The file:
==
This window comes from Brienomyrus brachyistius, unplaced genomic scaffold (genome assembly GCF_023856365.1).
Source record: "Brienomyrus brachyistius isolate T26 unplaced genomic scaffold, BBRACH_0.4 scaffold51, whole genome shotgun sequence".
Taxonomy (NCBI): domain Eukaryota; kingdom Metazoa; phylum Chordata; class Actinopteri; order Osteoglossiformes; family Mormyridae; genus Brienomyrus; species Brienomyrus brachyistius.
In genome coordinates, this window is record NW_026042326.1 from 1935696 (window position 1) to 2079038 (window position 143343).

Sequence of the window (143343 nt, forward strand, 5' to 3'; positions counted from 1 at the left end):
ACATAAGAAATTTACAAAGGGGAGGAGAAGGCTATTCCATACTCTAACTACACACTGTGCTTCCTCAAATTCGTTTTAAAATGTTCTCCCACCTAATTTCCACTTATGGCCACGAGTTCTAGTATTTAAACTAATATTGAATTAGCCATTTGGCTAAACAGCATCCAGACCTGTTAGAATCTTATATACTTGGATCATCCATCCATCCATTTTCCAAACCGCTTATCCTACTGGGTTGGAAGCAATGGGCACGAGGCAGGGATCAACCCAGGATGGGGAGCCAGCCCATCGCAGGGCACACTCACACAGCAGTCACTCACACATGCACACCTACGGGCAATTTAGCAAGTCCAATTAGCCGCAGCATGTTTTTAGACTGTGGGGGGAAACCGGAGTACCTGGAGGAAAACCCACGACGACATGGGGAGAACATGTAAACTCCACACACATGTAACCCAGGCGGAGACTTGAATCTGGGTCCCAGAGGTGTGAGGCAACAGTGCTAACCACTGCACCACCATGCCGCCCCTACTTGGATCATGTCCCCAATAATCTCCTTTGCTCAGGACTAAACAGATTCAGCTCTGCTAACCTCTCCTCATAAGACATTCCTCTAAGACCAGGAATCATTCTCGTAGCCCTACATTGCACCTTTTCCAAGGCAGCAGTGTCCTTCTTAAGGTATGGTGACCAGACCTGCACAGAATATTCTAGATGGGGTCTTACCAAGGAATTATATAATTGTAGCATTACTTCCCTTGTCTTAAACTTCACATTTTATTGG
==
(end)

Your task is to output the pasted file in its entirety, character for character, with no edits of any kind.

This window comes from Brienomyrus brachyistius, unplaced genomic scaffold (genome assembly GCF_023856365.1).
Source record: "Brienomyrus brachyistius isolate T26 unplaced genomic scaffold, BBRACH_0.4 scaffold51, whole genome shotgun sequence".
Taxonomy (NCBI): domain Eukaryota; kingdom Metazoa; phylum Chordata; class Actinopteri; order Osteoglossiformes; family Mormyridae; genus Brienomyrus; species Brienomyrus brachyistius.
In genome coordinates, this window is record NW_026042326.1 from 1935696 (window position 1) to 2079038 (window position 143343).

Sequence of the window (143343 nt, forward strand, 5' to 3'; positions counted from 1 at the left end):
ACATAAGAAATTTACAAAGGGGAGGAGAAGGCTATTCCATACTCTAACTACACACTGTGCTTCCTCAAATTCGTTTTAAAATGTTCTCCCACCTAATTTCCACTTATGGCCACGAGTTCTAGTATTTAAACTAATATTGAATTAGCCATTTGGCTAAACAGCATCCAGACCTGTTAGAATCTTATATACTTGGATCATCCATCCATCCATTTTCCAAACCGCTTATCCTACTGGGTTGGAAGCAATGGGCACGAGGCAGGGATCAACCCAGGATGGGGAGCCAGCCCATCGCAGGGCACACTCACACAGCAGTCACTCACACATGCACACCTACGGGCAATTTAGCAAGTCCAATTAGCCGCAGCATGTTTTTAGACTGTGGGGGGAAACCGGAGTACCTGGAGGAAAACCCACGACGACATGGGGAGAACATGTAAACTCCACACACATGTAACCCAGGCGGAGACTTGAATCTGGGTCCCAGAGGTGTGAGGCAACAGTGCTAACCACTGCACCACCATGCCGCCCCTACTTGGATCATGTCCCCAATAATCTCCTTTGCTCAGGACTAAACAGATTCAGCTCTGCTAACCTCTCCTCATAAGACATTCCTCTAAGACCAGGAATCATTCTCGTAGCCCTACATTGCACCTTTTCCAAGGCAGCAGTGTCCTTCTTAAGGTATGGTGACCAGACCTGCACAGAATATTCTAGATGGGGTCTTACCAAGGAATTATATAATTGTAGCATTACTTCCCTTGTCTTAAACTTCACATTTTATTGG